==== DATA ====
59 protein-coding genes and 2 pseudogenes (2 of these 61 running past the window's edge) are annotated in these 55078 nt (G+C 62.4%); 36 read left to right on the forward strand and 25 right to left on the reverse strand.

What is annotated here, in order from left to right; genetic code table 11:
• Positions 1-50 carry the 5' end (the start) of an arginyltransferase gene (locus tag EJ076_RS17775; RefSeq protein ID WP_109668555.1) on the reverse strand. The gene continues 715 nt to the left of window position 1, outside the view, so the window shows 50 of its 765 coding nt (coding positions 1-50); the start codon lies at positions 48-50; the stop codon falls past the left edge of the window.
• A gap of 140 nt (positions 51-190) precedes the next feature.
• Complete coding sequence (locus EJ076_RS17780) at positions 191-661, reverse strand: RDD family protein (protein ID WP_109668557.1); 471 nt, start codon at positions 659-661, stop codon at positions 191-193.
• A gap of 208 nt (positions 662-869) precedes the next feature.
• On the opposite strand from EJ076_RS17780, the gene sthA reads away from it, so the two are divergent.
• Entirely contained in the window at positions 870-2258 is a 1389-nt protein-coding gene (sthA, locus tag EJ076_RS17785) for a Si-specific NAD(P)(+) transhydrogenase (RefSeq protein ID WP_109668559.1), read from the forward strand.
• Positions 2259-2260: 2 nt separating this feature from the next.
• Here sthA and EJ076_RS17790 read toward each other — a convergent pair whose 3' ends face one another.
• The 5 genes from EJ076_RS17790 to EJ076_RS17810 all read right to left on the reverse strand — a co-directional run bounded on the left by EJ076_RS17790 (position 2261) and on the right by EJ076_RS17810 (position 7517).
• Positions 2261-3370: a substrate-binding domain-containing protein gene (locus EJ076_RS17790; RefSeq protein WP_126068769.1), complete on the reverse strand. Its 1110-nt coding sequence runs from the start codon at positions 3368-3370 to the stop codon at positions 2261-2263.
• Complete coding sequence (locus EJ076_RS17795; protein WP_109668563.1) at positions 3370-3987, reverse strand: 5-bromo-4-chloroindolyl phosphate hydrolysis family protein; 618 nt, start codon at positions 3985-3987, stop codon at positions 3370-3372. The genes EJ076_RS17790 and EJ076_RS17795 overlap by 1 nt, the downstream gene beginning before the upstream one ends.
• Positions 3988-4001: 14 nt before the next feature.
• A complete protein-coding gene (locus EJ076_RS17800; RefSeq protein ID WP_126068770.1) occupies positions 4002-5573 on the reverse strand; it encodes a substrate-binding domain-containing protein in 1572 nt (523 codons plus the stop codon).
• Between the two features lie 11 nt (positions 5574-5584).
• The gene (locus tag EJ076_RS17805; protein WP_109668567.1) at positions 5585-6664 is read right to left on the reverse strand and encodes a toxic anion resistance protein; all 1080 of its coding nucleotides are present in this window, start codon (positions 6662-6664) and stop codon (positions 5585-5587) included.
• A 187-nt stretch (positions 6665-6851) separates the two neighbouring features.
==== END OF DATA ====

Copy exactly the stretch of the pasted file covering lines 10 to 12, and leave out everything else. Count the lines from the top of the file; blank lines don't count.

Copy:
• Here sthA and EJ076_RS17790 read toward each other — a convergent pair whose 3' ends face one another.
• The 5 genes from EJ076_RS17790 to EJ076_RS17810 all read right to left on the reverse strand — a co-directional run bounded on the left by EJ076_RS17790 (position 2261) and on the right by EJ076_RS17810 (position 7517).
• Positions 2261-3370: a substrate-binding domain-containing protein gene (locus EJ076_RS17790; RefSeq protein WP_126068769.1), complete on the reverse strand. Its 1110-nt coding sequence runs from the start codon at positions 3368-3370 to the stop codon at positions 2261-2263.